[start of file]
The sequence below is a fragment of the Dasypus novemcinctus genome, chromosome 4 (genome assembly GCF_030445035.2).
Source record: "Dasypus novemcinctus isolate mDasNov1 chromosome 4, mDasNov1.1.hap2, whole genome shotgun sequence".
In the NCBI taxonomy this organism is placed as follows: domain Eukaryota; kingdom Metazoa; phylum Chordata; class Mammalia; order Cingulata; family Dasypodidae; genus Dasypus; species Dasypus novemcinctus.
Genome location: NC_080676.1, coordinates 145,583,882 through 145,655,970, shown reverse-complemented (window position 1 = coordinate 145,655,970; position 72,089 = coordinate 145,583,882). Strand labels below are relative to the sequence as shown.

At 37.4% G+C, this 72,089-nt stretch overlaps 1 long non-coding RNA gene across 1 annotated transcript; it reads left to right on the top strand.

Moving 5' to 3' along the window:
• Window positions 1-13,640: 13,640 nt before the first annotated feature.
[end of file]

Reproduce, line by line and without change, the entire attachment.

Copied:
The sequence below is a fragment of the Dasypus novemcinctus genome, chromosome 4 (genome assembly GCF_030445035.2).
Source record: "Dasypus novemcinctus isolate mDasNov1 chromosome 4, mDasNov1.1.hap2, whole genome shotgun sequence".
In the NCBI taxonomy this organism is placed as follows: domain Eukaryota; kingdom Metazoa; phylum Chordata; class Mammalia; order Cingulata; family Dasypodidae; genus Dasypus; species Dasypus novemcinctus.
Genome location: NC_080676.1, coordinates 145,583,882 through 145,655,970, shown reverse-complemented (window position 1 = coordinate 145,655,970; position 72,089 = coordinate 145,583,882). Strand labels below are relative to the sequence as shown.

At 37.4% G+C, this 72,089-nt stretch overlaps 1 long non-coding RNA gene across 1 annotated transcript; it reads left to right on the top strand.

Moving 5' to 3' along the window:
• Window positions 1-13,640: 13,640 nt before the first annotated feature.